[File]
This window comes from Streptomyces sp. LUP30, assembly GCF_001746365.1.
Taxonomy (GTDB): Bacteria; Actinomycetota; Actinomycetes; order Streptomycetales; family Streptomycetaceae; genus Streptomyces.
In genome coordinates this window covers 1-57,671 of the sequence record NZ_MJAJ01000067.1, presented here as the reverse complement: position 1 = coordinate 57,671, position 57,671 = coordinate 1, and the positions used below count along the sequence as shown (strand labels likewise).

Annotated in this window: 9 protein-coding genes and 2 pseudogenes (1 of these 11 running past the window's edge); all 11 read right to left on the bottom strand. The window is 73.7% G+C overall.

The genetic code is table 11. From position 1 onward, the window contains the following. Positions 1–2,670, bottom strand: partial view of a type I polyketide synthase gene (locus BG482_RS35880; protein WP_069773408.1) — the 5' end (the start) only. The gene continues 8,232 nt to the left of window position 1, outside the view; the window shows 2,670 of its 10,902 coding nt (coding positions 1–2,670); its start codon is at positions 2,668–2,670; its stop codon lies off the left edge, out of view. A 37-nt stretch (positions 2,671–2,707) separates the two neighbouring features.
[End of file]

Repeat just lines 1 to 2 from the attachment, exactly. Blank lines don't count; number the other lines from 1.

This window comes from Streptomyces sp. LUP30, assembly GCF_001746365.1.
Taxonomy (GTDB): Bacteria; Actinomycetota; Actinomycetes; order Streptomycetales; family Streptomycetaceae; genus Streptomyces.